The Virginia Company’s Fall – Part 2, Opechancanough’s 1622 Massacre

No one saw this coming. Not in England or in Virginia. The English and Powhatan Tribes had been living quite peacefully together for almost a decade by 1622, but after both Pocahontas and Powhatan’s deaths a few years prior, Opechancanough had nothing standing in his way to stop him from enacting his murderous plan.

Opechancanough was not yet completely in control of the Powhatan tribes, but his authority was second to none. Opitchapam might have been the supreme Werowance, but everyone, English and Indian alike, knew who was in charge.

Diplomatic ties all went through Opechancanough, and those actions seemed to ensure that all was well in Virginia, but all wasn’t well, and when one of the Powhatan’s most iconic warriors, Nemattanew, or Jack of the Feather, was killed in March 1622 the mood changed. But the English completely missed the warning, and for that, they would suffer.

Opechancanough
Opechancanough had tussled with the likes of John Smith, and now he surprised the English with a well-planned raid in 1622

LINKS TO THE PODCAST:

The Virginia Company’s Fall – Part 2, Opechancanough’s 1622 Massacre on Libsyn

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VA History Podcast on iTunes

VA History Podcast on Podbay

VA History Podcast on Stitcher

VA History Podcast Store

 

SOURCES:

Billings, Warren M.; Selby, John E.; and Tate, Thad W. Colonial Virginia: A History. White Plains, NY: KTO Press. 1986.

Craven, Wesley Frank. White, Red, and Black: The Seventeenth Century Virginian. Charlottesville, VA: University of Virginia Press, 1977.

Craven, Wesley Frank. The Southern Colonies in the Seventeenth Century: 1607-1689. LSU Press, 1949

Craven, Wesley Frank. The Virginia Company of London: 1606-1624Williamsburg, VA: Jamestown 350th Anniversary, 1957.

Dabney, Virginius. Virginia: The New Dominion, A History from 1607 to the Present. Charlottesville, VA: University of Virginia Press, 1971.

Hatch, Charles. The First Seventeen Years: Virginia 1607-1624. Charlottesville, VA: University of Virginia Press, 1991.

Horn, James. A Land as God Made It: Jamestown and the Birth of America. New York: Basic Books, 2005.

Hume, Ivor Noel. Here Lies Virginia. New York: Alfred Knopf, 1963.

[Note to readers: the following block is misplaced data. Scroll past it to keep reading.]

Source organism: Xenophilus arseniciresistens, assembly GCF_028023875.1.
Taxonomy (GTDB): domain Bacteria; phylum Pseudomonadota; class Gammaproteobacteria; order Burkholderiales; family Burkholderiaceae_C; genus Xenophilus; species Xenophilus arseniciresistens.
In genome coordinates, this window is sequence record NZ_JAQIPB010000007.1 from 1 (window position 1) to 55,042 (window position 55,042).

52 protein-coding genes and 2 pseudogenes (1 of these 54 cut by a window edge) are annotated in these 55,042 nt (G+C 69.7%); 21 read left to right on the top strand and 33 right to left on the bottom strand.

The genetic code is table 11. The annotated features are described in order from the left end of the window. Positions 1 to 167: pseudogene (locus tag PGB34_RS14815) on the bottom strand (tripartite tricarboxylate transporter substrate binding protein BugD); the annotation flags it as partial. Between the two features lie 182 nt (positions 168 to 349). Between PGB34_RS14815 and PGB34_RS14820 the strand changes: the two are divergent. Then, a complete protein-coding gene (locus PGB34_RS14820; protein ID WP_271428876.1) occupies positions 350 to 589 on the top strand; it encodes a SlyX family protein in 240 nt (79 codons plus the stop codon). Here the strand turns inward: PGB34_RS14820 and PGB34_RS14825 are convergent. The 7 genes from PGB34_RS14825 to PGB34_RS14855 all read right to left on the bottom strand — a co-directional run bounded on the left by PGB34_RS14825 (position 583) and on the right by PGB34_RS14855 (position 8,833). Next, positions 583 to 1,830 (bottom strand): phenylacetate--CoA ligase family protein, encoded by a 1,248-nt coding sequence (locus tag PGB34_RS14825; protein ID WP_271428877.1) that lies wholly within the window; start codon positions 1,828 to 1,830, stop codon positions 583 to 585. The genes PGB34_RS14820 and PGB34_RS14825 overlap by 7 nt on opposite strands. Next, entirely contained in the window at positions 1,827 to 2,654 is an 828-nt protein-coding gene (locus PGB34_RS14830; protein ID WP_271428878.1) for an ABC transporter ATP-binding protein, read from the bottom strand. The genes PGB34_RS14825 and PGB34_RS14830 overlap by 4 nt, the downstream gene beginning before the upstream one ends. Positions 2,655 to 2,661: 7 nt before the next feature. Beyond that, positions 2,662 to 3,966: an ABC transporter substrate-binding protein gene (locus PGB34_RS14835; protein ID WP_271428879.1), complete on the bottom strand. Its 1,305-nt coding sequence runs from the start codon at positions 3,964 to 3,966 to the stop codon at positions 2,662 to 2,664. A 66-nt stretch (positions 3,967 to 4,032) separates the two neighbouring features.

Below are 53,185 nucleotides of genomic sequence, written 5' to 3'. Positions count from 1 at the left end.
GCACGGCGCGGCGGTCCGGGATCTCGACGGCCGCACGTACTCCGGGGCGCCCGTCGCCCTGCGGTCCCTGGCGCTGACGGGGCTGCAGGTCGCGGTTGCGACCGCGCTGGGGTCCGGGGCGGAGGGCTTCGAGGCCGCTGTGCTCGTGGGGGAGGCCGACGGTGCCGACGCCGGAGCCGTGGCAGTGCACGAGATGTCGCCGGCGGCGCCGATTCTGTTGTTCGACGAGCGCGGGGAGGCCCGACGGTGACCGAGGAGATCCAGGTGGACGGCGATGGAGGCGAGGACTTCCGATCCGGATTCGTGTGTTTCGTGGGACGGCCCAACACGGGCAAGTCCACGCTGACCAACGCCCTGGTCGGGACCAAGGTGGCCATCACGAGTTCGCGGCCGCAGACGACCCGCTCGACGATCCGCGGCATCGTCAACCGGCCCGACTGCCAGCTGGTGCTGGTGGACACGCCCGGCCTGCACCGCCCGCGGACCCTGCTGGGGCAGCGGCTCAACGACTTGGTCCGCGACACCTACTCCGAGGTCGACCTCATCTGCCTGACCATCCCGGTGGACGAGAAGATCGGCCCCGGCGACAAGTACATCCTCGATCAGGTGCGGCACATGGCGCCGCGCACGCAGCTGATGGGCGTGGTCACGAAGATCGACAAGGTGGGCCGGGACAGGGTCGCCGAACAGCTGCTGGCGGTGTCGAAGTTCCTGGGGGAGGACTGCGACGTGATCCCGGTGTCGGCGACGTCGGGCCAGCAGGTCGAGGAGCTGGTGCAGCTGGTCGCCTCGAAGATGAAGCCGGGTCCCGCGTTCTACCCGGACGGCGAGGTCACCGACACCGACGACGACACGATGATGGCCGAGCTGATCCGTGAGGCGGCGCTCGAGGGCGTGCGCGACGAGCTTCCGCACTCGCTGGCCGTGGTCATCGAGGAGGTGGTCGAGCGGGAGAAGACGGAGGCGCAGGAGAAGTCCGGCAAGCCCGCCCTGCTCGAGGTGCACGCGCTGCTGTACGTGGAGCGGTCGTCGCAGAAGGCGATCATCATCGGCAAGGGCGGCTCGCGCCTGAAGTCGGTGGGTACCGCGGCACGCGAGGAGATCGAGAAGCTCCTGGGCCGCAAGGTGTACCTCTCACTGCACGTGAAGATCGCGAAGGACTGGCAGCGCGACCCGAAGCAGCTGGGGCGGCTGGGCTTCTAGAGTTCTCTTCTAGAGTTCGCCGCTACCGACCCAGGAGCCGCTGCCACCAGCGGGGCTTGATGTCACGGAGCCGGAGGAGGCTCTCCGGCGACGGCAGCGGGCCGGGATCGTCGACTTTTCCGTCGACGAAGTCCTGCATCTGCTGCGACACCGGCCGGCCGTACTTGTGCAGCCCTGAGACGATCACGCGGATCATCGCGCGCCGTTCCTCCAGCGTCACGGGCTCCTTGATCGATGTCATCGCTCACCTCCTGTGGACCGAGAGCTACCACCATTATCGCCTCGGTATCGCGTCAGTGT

Kelso, William M. Jamestown: The Buried Truth. Charlottesville, VA: University of Virginia Press, 2006.

Kupperman, Karen Ordhal. The Jamestown Project. Cambridge, MA: The Belknapp Press of Harvard University Press, 2007.

Mapp, Alfred J. Virginia Experiment: The Old Dominion’s Role in the Making of America, 1607-1781Lincoln, NE: iUniverse, Inc., 2006.

Price, David A. Love and Hate in Jamestown: John Smith, Pocahontas, and the Start of a New NationNew York: Vintage, 2003.

Rothbard, Murray N. Conceived in Liberty. Auburn, AL: Ludwig Von Mises Institute, 1999.

Smith, John. The Generall History of Virginia. 1624.

Strachey, William. Collected Works on the Internet Archive.

Tyler, Lyon Gardiner. The Cradle of the Republic: Jamestown and the James River. Richmond, VA: The Hermitage Press, 1906.

Wallenstein, Peter. Cradle of America: Four Centuries of Virginia History. Lawrence, KS: University Press of Kansas, 2007.

Williams, Tony. The Jamestown Experiment: The Remarkable Story of The Enterprising Colony and the Unexpected Results that Shaped America. Naperville, IL: Sourcebooks, 2011.

Wolfe, Brendan. “Virginia Company of London.” Encyclopedia Virginia. Virginia Foundation for the Humanities, 10 Nov. 2016.

Wooley, Benjamin. Savage Kingdom: The True Story of Jamestown, 1607, and the Settlement of America. New York: Harper and Collins, 2007.

 

Additional Links pertaining to the 1622 Massacre:

Wolstenholme Towne by Colonial Williamsburg

The Powhatan Attack by Virtual Virginia

 

wolsten3
Wolstenholme Town at Martin’s Hundred was among the hardest hit plantations on March 22, 1622

 

 

All photography used on this site is owned and copyrighted by the author. The Featured Image is of the Matthias Merian 1628 woodcut which depicts the 1622 Raid. The Opechancanough/John Smith encounter is from Smith’s own 1624 General History of Virginia. The final picture illustrates the destruction at Wolstenholme Towne.

Music used for this episode – Louis Armstrong and the Mills Brothers,”Carry Me Back to Old Virginia” available on iTunes, and “Trouble With Home” by Friendly Savages (ironically) also available on iTunes.

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